AMER 33001/1 [44610]: Black Gods of the Black Metropolis
Matthew M. Harris, Wed : 10:30 AM-01:20 PM, 3/18/24 – 6/01/24, Swift Hall 201
This course examines the history and significance of the shifting and emergent forms of African American religious culture in the wake of the Great Migration (c.1915-1970). Focusing, initially, on how this process unfolded in Chicago, the course will both introduce select figures, movements, institutions, and popular cultures that emerged in the period, and consider to what ends they have been represented. Together, we will read both indispensable classics and innovative new works on the subject and consider how they have approached and addressed themes of, among others, race, space, class, gender, and sexuality. In addition, this course aims to emphasize how the so-called era of the “sects and cults” has and continues to raise important questions about the archives, representation, and narration of African American religion.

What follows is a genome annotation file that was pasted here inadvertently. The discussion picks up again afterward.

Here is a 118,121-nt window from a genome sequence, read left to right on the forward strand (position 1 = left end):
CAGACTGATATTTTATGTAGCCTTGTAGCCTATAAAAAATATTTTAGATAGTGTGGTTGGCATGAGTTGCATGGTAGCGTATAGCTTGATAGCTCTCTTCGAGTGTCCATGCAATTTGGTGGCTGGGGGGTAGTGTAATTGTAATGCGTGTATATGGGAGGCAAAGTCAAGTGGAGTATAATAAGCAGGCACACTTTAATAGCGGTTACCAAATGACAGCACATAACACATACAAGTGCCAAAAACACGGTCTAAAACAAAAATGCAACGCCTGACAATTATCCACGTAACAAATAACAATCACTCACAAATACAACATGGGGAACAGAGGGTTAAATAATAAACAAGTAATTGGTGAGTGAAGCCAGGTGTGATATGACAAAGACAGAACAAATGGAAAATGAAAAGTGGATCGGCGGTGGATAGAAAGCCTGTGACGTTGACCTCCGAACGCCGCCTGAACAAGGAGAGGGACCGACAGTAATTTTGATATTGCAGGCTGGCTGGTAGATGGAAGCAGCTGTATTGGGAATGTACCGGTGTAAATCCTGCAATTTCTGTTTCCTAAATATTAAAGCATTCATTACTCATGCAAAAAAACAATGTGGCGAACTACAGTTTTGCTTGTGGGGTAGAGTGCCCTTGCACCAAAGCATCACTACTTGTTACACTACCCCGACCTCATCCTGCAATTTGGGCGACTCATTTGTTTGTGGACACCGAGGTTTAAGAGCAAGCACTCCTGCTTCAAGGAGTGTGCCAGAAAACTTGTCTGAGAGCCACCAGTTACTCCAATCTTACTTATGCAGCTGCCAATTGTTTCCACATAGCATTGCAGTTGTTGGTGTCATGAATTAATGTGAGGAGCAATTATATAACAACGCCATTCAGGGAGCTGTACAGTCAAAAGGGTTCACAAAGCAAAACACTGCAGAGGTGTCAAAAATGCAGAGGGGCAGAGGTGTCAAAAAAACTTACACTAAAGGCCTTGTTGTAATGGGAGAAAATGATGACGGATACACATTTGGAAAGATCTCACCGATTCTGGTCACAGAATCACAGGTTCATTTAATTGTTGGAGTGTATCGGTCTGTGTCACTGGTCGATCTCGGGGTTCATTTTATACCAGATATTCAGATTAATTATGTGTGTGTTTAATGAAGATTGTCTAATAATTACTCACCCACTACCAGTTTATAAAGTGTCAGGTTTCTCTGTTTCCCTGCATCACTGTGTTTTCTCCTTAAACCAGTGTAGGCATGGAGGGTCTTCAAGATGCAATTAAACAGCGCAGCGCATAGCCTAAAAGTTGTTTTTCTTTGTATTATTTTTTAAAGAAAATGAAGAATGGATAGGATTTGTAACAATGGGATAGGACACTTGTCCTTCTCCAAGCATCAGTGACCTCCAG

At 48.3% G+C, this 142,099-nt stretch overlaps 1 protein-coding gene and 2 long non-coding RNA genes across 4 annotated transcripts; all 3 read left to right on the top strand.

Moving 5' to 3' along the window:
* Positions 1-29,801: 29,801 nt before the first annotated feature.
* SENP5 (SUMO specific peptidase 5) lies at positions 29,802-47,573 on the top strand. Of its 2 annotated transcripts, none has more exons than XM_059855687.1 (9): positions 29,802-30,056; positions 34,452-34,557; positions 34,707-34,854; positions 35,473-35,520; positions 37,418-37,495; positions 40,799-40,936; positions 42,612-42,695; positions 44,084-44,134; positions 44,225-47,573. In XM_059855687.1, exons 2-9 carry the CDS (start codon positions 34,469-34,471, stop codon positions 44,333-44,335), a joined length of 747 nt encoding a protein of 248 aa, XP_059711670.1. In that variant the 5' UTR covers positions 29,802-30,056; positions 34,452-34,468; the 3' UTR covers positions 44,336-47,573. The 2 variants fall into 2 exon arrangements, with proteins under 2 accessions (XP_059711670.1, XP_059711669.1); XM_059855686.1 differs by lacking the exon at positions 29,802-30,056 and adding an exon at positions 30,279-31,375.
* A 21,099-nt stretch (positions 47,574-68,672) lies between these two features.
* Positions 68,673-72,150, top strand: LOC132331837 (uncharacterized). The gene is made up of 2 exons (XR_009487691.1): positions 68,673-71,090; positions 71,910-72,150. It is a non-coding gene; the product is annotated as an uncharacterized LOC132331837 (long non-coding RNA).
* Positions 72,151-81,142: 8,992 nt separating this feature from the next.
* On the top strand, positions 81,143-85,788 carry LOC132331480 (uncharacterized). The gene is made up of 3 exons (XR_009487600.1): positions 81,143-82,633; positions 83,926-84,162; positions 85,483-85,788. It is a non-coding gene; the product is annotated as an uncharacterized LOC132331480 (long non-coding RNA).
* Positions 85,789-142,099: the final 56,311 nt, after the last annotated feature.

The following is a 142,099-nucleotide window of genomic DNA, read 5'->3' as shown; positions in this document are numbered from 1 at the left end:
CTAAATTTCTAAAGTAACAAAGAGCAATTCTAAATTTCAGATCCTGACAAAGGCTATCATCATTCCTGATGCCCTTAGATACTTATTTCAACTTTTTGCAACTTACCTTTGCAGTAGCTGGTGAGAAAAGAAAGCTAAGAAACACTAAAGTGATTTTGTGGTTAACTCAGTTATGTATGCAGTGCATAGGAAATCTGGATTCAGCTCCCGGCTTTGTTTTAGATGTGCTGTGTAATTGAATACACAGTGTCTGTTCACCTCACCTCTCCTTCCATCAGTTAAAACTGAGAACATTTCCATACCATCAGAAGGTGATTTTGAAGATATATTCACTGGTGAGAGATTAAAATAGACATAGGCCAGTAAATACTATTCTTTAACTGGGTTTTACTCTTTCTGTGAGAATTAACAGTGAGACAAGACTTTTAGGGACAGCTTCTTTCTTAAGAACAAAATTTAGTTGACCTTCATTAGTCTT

Winter 2024:

AMER 22110/1 [26472]: Religion in the Enlightenment: England and America:
Study in the historiographies of the Enlightenment in England and in America, with special attention to the “trans-Atlantic” communication of ideas regarding the nature of the person, religion, and the role of the political order.

AMER 22202/1 [26445]: Black Religious Protest in the U.S.
This course examines African American religious protest against the American nation for its actual history and its ideals in view of black oppression. The course begins with David Walker’s Appeal (1829) and ends with debates around Jeremiah Wright’s “God damn America” sermon. The course situates black religious protest amidst discussions of the American Jeremiad, a particular critique of the nation in relation to the divine, American exceptionalism, and racial injustice. We attempt to trace continuity and discontinuity, hope versus pessimism, and visions of a more perfect union in these public critiques of the nation.